Smarter Ideas & Insights

With data, a better way to manage solar and wind energy

With data, a better way to manage solar and wind energy

Posting in Energy | From Issue 03 December 2, 2013

The sun doesn't always shine and winds don't always blow. With analytics and big data, we can mitigate the risk of using them as energy sources.

Brad Gammons is general manager of IBM's Global Energy and Utilities Industry. Rolf Gibbels is an executive member of IBM’s global Energy & Utilities group.

One of the major challenges of relying on solar and wind as energy sources is their intermittency –- the sun doesn’t always shine and winds don’t always blow.

Since we can’t control the weather, we are coming up with innovative ways to work with it.

Our latest breakthrough is a cutting-edge power and weather modeling system called the Hybrid Renewable Energy Forecasting solution, or HyRef. This new technology is just another example of how big data can help transform industries, which in this case, enabling energy providers to forecast renewable power production in a new way.

The system works by using weather prediction and analytics to forecast the availability of wind and solar energy, so utility companies such as China’s State Grid Jibei Electricity Power Company Limited, can weave more renewable energy into the power grid. The roll-out is part of a SG-JBEPC-led, 670 megawatt demonstration project in the Zhangbei province in China, the largest renewable energy initiative to include solar and wind power, energy storage, and transmission.

Increasing the dependability of these renewable energy sources within the electrical grid is crucial to helping ramp up new solar and wind installations as well as combating climate change.

“Wind power is the largest and most readily-deployable form of new clean energy available, and utilities play a critical role in delivering this energy to retail electricity customers,” according to the American Wind Energy Association.

This new forecasting system gets the job done. SG-JBEPC estimates that it will increase the dispatch of renewable energy generation by 10 percent, or enough energy to power more than 14,000 homes, capturing energy that would otherwise have been lost. This will lower the need for conventional coal and natural gas plants, hence reducing emissions.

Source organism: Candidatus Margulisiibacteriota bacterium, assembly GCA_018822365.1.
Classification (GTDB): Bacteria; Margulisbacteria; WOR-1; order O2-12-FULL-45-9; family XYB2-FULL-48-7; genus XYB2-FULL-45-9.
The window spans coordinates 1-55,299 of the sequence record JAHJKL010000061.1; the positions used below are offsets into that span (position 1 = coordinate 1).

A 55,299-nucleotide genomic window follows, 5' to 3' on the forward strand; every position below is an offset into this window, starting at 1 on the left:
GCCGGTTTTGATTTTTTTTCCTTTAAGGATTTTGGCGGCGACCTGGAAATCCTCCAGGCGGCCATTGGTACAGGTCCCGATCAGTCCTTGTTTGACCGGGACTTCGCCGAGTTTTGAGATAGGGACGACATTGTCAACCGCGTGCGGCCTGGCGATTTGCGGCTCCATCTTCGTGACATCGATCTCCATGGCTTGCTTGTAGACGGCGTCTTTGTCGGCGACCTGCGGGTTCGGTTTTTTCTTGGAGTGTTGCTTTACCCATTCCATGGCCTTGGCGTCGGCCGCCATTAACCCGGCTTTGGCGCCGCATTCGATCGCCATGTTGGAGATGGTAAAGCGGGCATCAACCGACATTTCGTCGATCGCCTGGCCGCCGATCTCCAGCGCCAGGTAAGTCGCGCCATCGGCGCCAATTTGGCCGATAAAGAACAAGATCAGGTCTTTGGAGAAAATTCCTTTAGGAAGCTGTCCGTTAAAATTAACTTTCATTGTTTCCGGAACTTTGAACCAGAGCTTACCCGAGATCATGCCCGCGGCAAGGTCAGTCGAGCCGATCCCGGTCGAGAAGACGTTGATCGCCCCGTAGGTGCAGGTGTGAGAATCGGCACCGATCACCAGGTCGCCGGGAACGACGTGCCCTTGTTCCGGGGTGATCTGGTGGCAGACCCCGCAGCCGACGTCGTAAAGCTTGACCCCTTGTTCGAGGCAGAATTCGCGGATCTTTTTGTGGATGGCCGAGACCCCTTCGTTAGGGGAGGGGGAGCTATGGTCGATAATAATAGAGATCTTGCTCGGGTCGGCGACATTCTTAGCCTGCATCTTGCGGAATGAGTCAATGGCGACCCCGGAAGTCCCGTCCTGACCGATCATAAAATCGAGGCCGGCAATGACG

For China, this achievement is significant when you factor in the country’s commitment to transform its energy infrastructure: to build a nationwide smart grid. With this initiative in mind, the Chinese government issued a policy, stating that wind power forecasting becomes an essential part for all wind power dispatched into the electrical grid.

HyRef uses sensors placed on the wind turbines, which track wind speed, temperature, and direction. While advanced cloud imaging technology and cameras, coupled with weather modeling technologies, monitor cloud movements in near real time to improve power forecasts. This continuously changing data is fed to analytics systems to produce accurate local weather and power forecasts for each wind farm as far as a month in advance or short-term forecasts of zero to four hours per in 15-minute increments.

By using these local weather forecast, HyRef can estimate how much energy each of the wind turbines and solar arrays will generate , helping utilities such as SG-JBEPC accurately and dependably anticipate the amount of renewable energy power it can redirect into the power grid or store for when the sun hides behind clouds and the wind remains dormant.

Global climate change, skyrocketing population growth, and the continued march of economic develop demand that the industry become smarter. Energy and utility organizations around the world are making the necessary investments to transform energy infrastructures and integrate cleaner energy sources into the grid. With advanced analytics, wind power and other renewable sources are becoming dependable energy alternatives and with wind power estimated to generate 4.9 percent of the world’s electricity in 2017, the prospects seem bright.

Photo: George M. Groutas/Flickr

Photo: GSG/Creative Juice

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